Almost all soils more than 25-50 miles from the seacoast are low in sodium. In addition, in spring and summer, many of the plants white-tailed deer consume have higher amounts of potassium and water which interferes with efficient sodium conversion, leaving white-tailed deer with an increased need for sodium. Does (female deer) are particularly vulnerable as they need twice as much sodium as bucks this time of year due to reproduction demands.
– Mary Holland

4/12 – Yonkers, HRM 11: Our research and education team at the Sarah Lawrence Center for the Urban River at Beczak returned at high tide to our tidemarsh today to check our fyke net. We found our highest glass eel count of the season at 495. The water temperature was 50 degrees, the salinity was 3.7 ppt, and the dissolved oxygen (DO) was 9.9 ppm.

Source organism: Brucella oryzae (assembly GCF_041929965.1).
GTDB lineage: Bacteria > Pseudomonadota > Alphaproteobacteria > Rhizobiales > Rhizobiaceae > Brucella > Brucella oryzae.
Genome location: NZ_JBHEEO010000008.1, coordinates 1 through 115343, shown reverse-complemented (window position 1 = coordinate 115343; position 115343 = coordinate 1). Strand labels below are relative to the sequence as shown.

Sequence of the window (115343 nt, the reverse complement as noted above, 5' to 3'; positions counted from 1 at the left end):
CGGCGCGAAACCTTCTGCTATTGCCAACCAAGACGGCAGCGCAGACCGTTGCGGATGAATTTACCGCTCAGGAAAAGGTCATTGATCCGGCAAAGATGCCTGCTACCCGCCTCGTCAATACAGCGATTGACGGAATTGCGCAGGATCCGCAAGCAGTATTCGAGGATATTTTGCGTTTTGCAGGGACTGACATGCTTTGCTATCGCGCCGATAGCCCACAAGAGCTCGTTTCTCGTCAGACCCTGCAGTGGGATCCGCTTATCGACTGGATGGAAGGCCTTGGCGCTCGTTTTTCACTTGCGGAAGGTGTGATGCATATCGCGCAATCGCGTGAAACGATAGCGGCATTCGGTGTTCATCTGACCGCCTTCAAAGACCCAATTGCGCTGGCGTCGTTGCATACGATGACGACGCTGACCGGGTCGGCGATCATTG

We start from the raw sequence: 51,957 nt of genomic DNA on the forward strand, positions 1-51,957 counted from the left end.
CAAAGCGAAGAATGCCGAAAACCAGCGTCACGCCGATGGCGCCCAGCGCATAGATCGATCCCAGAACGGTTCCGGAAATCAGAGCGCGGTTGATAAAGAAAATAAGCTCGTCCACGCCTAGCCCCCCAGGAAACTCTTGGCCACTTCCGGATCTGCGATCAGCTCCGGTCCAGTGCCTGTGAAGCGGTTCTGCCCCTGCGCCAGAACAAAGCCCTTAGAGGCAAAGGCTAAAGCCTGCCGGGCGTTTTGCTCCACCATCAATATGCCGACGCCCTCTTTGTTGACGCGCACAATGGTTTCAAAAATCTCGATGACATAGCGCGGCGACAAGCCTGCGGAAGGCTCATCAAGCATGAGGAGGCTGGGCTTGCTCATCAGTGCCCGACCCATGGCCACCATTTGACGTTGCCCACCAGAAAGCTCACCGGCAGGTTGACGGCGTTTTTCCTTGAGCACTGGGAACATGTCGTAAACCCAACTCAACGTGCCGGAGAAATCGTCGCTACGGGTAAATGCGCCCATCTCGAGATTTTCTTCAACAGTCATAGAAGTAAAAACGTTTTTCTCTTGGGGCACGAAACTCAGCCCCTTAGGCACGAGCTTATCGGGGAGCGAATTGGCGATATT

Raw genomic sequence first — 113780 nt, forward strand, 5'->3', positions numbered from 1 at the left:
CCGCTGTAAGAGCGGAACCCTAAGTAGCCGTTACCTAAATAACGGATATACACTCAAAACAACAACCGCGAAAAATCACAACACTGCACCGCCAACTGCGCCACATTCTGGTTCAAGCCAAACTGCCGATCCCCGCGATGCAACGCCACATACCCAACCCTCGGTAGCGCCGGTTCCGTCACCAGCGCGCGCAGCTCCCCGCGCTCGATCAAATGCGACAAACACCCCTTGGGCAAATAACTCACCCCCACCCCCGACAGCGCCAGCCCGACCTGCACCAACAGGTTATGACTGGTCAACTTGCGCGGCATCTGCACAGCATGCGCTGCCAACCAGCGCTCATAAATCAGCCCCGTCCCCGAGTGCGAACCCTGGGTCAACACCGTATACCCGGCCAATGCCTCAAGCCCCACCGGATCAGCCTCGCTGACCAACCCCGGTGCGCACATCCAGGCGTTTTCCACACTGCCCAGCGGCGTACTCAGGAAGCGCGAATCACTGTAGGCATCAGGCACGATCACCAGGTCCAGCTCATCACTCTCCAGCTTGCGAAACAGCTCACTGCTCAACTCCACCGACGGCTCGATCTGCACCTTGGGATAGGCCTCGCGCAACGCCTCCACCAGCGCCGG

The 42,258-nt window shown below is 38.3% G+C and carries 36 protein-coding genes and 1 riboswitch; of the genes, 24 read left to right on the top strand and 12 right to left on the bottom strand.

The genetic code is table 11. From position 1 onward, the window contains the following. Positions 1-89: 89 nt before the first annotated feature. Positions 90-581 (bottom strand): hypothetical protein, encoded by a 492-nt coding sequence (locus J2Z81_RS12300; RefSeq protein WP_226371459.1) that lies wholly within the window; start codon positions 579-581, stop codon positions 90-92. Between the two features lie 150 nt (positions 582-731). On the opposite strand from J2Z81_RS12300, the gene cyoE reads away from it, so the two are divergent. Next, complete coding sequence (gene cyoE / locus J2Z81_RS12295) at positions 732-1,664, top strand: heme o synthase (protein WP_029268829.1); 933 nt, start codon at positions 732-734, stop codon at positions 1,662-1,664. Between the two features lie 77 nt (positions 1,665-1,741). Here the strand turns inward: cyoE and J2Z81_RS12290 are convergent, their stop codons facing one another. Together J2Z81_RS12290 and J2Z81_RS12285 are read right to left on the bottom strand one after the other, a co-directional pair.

– Jason Muller, Diane McKay

Total solar eclipse

Total solar eclipse – courtesy of Marta Zolnowski

Spring 2024 Natural History Programs and Events

Trees for Tribs Potting Up

April 26 9:00 a.m. – 4:00 p.m.
NYSDEC Region 3 Office
21 South Putt Corners Road
New Paltz, NY 12561

Celebrate Arbor Day with the Hudson Estuary Trees for Tribs by helping us transfer 2,500 bareroot seedlings into soil that we will use to help protect streams. Come prepared to work with soil and get dirty.

Bring a water bottle and gardening gloves if you have them. No prior experience is necessary.

Registration is required.

Register for the Potting Up Volunteer

Science Saturday’s at Norrie Point Environmental Education Center

Norrie Point Environmental Education Center will be hosting “Science Saturdays”. Events are free and open to the public. Learn more about Science Saturday events.